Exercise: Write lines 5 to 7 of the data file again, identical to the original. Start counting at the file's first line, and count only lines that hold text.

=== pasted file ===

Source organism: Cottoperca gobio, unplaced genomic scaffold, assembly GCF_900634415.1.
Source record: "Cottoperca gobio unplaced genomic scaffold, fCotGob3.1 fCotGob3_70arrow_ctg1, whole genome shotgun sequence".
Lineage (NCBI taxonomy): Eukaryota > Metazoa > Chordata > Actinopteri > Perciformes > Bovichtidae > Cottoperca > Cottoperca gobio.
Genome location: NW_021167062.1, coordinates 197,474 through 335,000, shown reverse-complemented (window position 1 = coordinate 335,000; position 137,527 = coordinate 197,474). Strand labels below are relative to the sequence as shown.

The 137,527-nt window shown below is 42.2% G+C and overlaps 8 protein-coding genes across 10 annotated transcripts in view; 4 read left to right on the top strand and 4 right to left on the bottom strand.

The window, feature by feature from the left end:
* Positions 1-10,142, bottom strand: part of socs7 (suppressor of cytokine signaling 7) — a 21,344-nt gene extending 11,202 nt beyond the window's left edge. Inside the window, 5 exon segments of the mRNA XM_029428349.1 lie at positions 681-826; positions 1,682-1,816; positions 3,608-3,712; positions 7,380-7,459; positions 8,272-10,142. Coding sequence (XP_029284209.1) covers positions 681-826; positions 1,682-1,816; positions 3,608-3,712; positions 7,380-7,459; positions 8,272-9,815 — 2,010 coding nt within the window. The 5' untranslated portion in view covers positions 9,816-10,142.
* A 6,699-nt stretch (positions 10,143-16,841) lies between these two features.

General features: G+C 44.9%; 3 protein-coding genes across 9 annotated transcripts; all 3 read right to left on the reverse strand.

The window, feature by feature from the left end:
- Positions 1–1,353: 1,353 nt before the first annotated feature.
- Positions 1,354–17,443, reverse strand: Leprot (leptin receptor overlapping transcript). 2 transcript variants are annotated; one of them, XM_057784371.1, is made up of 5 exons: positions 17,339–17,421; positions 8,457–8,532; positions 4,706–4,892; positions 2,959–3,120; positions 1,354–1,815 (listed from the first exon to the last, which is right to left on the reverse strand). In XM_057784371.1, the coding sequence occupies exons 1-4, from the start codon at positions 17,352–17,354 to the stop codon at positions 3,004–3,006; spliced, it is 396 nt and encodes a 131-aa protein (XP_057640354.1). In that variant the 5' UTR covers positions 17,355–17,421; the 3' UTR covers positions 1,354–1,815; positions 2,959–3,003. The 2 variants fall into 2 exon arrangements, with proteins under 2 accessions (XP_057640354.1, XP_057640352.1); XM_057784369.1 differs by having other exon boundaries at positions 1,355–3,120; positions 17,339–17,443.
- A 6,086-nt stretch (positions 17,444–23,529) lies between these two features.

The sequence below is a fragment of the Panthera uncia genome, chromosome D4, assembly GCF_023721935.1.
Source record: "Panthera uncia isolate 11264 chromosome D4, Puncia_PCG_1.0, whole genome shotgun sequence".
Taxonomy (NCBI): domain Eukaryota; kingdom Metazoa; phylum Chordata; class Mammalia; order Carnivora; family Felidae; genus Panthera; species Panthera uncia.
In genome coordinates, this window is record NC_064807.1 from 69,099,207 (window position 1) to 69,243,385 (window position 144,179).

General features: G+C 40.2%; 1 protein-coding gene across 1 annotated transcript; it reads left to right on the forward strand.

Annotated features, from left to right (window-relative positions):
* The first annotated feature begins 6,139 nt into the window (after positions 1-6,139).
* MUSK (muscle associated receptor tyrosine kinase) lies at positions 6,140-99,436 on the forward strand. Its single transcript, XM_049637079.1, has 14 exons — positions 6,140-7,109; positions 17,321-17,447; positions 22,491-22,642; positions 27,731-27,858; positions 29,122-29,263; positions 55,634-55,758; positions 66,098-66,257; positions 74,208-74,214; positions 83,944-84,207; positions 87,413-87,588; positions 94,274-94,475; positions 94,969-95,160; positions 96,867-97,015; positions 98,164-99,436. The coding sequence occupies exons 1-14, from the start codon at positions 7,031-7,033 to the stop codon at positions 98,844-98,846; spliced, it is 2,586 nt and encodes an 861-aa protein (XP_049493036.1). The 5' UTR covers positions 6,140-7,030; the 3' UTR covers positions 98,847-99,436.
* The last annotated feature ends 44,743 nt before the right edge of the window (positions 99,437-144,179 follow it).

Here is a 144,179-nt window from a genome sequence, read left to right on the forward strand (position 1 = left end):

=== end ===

The 137,527-nt window shown below is 42.2% G+C and overlaps 8 protein-coding genes across 10 annotated transcripts in view; 4 read left to right on the top strand and 4 right to left on the bottom strand.

The window, feature by feature from the left end:
* Positions 1-10,142, bottom strand: part of socs7 (suppressor of cytokine signaling 7) — a 21,344-nt gene extending 11,202 nt beyond the window's left edge. Inside the window, 5 exon segments of the mRNA XM_029428349.1 lie at positions 681-826; positions 1,682-1,816; positions 3,608-3,712; positions 7,380-7,459; positions 8,272-10,142. Coding sequence (XP_029284209.1) covers positions 681-826; positions 1,682-1,816; positions 3,608-3,712; positions 7,380-7,459; positions 8,272-9,815 — 2,010 coding nt within the window. The 5' untranslated portion in view covers positions 9,816-10,142.